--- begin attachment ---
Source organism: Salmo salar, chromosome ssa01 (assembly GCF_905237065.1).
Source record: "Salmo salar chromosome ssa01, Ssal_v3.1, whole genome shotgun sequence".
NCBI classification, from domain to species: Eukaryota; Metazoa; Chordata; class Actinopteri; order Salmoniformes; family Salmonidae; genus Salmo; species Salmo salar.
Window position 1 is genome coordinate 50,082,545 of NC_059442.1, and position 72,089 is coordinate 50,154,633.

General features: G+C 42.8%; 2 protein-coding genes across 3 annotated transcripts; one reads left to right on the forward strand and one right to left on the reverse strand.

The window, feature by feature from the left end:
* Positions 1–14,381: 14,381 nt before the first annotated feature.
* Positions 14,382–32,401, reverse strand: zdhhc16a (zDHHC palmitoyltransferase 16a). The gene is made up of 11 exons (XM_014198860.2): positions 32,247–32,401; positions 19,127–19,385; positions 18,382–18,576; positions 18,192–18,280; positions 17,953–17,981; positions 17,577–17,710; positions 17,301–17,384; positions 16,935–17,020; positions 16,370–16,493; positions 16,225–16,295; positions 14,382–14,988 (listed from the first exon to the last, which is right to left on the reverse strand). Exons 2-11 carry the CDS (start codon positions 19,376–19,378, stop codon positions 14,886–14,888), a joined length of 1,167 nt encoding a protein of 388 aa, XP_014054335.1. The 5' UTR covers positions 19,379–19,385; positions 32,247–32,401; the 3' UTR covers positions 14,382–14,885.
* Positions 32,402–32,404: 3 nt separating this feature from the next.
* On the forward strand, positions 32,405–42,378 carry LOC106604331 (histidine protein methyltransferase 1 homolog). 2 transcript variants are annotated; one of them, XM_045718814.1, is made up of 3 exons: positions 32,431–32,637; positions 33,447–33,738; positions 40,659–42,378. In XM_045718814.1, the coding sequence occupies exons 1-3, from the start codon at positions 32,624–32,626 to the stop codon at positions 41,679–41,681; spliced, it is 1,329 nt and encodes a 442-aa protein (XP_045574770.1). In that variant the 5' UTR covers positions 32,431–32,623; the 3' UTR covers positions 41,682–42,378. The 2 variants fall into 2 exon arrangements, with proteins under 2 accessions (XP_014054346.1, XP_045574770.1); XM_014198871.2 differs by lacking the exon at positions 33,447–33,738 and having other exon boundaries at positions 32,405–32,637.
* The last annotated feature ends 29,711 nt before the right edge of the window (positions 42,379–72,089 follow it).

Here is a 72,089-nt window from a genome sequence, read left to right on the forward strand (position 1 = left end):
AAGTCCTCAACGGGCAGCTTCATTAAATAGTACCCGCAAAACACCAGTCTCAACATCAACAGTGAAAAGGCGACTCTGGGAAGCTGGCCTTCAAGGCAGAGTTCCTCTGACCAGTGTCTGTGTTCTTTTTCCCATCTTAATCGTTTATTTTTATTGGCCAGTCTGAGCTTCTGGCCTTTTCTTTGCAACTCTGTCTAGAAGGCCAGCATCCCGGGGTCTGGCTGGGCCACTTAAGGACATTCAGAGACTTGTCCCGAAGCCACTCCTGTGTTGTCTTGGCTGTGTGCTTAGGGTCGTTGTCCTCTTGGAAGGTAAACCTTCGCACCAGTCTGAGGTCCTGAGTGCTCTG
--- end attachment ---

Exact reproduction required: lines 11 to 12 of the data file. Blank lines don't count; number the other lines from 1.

* The last annotated feature ends 29,711 nt before the right edge of the window (positions 42,379–72,089 follow it).

Here is a 72,089-nt window from a genome sequence, read left to right on the forward strand (position 1 = left end):